Background Check Statement – ASU conducts pre-employment screening for all positions which includes a criminal background check, verification of work history, academic credentials, licenses, and certifications.

Standard Statement

Arizona State University is a new model for American higher education, an unprecedented combination of academic excellence, entrepreneurial energy and broad access. This New American University is a single, unified institution comprising four differentiated campuses positively impacting the economic, social, cultural and environmental health of the communities it serves. Its research is inspired by real world application blurring the boundaries that traditionally separate academic disciplines. ASU serves more than 64,000 students in metropolitan Phoenix, Arizona, the nation’s fifth largest city. ASU champions intellectual and cultural diversity, and welcomes students from all fifty states and more than one hundred nations across the globe. Arizona State University is an Equal Opportunity/Affirmative Action employer.

Close Date – October 15, 2008

Instructions to Apply

Application deadline is 11:59pm Arizona time on the day indicated. To apply, visit Complete the required information and attach a single document, which includes: a cover letter, resume, and the names, addresses and phone numbers of three professional references. Resume should include all employment in month/year format (e.g., 6/88 to 8/94), job title, job duties and name of employer for each position. REQUESTED MATERIAL MUST BE IN ONE ATTACHMENT. Only electronic applications are accepted for this position. If you need assistance applying for this job, please contact our customer service center at 480-965-2701. ASU does not pay candidates for travel expenses associated with interviewing, unless otherwise indicated by the department at the time of call for interview.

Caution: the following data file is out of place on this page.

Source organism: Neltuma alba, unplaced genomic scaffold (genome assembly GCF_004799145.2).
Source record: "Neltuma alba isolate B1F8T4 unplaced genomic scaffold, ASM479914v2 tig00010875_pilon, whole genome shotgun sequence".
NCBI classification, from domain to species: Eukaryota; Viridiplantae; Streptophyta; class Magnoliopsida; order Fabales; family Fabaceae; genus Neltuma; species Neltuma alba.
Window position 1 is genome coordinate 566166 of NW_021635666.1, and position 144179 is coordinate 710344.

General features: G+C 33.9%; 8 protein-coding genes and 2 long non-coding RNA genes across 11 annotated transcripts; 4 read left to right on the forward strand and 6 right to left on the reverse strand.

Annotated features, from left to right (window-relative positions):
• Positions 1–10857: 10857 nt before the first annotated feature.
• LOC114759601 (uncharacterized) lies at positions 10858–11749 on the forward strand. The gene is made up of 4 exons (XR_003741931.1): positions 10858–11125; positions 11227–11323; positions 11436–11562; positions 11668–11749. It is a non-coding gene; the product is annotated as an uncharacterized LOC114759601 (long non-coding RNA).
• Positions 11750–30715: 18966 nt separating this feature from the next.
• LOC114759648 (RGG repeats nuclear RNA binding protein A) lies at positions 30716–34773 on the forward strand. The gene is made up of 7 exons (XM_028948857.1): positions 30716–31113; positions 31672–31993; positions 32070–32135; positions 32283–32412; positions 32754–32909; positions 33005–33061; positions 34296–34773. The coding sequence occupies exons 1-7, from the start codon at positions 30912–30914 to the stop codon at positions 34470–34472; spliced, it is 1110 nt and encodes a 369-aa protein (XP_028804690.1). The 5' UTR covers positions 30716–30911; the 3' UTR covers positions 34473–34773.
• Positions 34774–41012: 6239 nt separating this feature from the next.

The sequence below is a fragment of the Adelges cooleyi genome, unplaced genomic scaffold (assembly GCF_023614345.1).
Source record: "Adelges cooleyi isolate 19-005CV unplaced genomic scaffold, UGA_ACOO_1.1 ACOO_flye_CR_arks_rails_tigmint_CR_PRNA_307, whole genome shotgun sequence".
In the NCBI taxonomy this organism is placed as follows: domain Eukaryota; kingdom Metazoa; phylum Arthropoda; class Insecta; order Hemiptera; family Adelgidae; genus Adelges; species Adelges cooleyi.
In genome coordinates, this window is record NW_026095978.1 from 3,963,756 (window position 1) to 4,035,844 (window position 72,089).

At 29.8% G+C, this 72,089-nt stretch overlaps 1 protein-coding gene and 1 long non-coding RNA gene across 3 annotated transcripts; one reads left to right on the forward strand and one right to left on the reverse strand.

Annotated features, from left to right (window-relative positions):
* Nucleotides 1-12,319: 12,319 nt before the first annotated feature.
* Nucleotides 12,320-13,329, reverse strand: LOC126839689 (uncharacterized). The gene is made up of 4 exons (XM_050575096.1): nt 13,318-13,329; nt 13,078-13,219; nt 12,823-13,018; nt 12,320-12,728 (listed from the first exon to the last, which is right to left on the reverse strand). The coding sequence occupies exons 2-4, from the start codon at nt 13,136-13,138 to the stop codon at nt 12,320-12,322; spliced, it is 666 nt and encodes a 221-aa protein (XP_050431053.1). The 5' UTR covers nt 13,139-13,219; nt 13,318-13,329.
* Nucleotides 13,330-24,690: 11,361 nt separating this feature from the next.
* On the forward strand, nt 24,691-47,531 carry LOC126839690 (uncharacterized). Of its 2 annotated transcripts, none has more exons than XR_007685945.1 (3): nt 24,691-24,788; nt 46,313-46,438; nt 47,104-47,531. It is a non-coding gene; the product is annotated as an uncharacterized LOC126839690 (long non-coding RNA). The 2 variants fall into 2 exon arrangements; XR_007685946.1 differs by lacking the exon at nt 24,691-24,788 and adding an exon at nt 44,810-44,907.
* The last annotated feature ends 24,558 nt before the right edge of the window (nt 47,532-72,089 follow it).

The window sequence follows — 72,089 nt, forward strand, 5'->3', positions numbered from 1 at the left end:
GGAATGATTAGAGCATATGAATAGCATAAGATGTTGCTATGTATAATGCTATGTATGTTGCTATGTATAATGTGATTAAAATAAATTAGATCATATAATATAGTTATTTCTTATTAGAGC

NABA-AZ Student Mixer

The second NABA-AZ/Student Mixer was a huge success! We had a great turnout and were able to award four book scholarships. A special thank you goes out to Vanessa Martinez, Board Member Sonia Nayeri’s sister, for making a generous donation of $1,000 to our organization. This donation was used in NABA-AZ’s first book scholarship program.

The following students were awarded $250 scholarships:

Jordan Hale, Sandra Day O’Connor College of Law, 3L
Michael Carter, Sandra Day O’Connor College of Law, 3L
Robin Commanda, Sandra Day O’Connor College of Law, 1L